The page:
5 Women CEOs That You Might Not (But Should!) Know About

Going through the Forbes’ List of “The World’s Most Powerful Women,” I (intern Kasvi here) was struck by a realization – I didn’t know who most of these women are. While personalities such as Satya Nadella, Tim Cook, Jeff Bezos have become regular household names, many of the names on this document had me amiss. 


As such, in an effort to improve not just to ensure equal representation in the workplace, but also to credit women in powerful positions with equal amounts of news coverage, here are 5 female CEOs that you should (already) know about. 


Oracle – Safra Catz 

Oracle's CEO, Safra Catz. stands on stage in business attire in front of a red projected screen stating "Oracle Strategy"
“2014” by Oracle PR is licensed under CC BY 2.0

Catz joined Oracle in 1999, has served on its board since 2001, and has been CEO of the multinational computer technology corporation since 2014. In April 2017, it was reported that she was the highest paid female CEO of any US company (CBS News). 


Accenture – Julie Sweet 

Picture of the accenture logo on a building.
“Accenture Building City View Plaza San Jose” by mrkathika is licensed under CC BY-SA 2.0

Julie Sweet is the CEO of Accenture, a multinational professional services company, and has held the position since September 2019. Sweet strongly advocates for gender equality and diversity and inclusion in the workplace and aims to have equal representation for males and females in the office by 2025. As of now, Accenture has a 42% female staff.


YouTube – Susan Wojcicki 


Wojcicki looking intently at something with two men next to her.

Susan Wojcicki is the current CEO of Youtube and has been since 2014. During her leadership as CEO, she managed to raise the percent of women employed at YouTube from 24% to almost 30% (Vanity Fair 2017).  She also was one of Google’s founding members and served as the marketing manager back in 1999.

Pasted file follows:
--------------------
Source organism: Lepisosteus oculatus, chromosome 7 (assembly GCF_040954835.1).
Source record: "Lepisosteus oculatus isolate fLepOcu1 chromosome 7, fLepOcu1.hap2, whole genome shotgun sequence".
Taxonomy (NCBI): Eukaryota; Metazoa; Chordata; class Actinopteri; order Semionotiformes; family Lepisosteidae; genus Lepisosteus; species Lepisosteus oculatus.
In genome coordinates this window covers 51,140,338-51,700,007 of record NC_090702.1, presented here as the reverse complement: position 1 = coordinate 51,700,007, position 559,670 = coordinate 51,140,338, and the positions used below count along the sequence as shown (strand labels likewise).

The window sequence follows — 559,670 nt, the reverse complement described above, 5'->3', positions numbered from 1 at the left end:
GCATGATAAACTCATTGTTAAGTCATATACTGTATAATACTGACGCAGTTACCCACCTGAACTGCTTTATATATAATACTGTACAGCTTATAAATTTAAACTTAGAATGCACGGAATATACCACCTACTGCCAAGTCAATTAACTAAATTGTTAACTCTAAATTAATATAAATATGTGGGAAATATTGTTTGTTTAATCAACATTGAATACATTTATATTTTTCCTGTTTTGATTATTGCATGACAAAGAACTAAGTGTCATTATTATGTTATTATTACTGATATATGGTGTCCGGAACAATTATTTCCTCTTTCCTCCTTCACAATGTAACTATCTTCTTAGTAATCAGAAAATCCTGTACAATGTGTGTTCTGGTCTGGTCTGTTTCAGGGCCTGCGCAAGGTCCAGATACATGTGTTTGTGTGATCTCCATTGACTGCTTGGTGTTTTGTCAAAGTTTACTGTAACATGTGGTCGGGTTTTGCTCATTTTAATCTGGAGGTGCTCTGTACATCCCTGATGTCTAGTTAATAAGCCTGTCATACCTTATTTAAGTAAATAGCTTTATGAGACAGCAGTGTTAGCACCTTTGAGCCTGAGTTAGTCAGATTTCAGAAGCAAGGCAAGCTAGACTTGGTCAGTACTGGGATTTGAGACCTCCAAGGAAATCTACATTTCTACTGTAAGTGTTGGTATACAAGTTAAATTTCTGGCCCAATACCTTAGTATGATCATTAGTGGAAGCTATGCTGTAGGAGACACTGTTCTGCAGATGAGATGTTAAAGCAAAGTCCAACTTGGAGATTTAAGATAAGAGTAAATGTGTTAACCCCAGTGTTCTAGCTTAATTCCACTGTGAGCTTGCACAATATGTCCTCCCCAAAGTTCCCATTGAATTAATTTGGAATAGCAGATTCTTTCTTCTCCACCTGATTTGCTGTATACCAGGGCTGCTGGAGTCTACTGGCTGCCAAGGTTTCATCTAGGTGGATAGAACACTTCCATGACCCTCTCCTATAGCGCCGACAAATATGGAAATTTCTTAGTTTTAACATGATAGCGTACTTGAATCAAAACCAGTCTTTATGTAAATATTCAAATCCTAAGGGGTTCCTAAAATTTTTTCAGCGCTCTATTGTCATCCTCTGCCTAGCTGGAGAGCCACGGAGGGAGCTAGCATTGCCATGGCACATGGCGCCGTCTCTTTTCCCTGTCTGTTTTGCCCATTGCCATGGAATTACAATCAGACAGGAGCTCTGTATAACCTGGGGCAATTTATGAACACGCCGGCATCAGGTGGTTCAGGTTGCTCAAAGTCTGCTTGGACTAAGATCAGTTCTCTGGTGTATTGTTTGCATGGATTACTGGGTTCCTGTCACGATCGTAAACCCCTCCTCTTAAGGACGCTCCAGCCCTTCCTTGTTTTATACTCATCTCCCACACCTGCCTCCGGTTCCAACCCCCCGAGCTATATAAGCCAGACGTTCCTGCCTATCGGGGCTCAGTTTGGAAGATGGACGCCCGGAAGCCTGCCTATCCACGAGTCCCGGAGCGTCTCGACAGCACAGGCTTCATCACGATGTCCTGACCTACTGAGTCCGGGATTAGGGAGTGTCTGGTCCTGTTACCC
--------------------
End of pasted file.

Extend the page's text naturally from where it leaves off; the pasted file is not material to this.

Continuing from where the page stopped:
PepsiCO – Indra Nooyi 

“Inauguración Centro de Innovación PepsiCo” by Presidencia de la República Mexicana is licensed under CC BY 2.0

Indra Nooyi is an Indian-American businesswoman and former Chief Executive Officer of PepsiCo, where she served as the fifth CEO of the company beginning in 2006. From there, Nooyi served in the position for 12 years and helped aid the implementation of women-centric marketing during her tenure. 


VEON – Ursula Burns 

“Pre-CeBIT: Xerox Booth (One of Many?)” by schoschie is licensed under CC BY-SA 2.0

Ursula Burns is an American businesswoman and former CEO of VEON, a multinational telecommunication services company. Her tenure as CEO lasted from 2018 to early 2020. In addition, she is amongst one of the the first black women to serve as CEO of a Fortune 500 company with her appointment as the CEO of Xerox in 2009. 


These women are only the tip of the iceberg on the list of women who haven’t received nearly as much media space and recognition as their male counterparts would have. We hope that learning about women being represented at top technology and consumer goods companies inspires you and also allows you to adopt a more critical lens while consuming media, specifically with regards to who gets the most recognition and appreciation.

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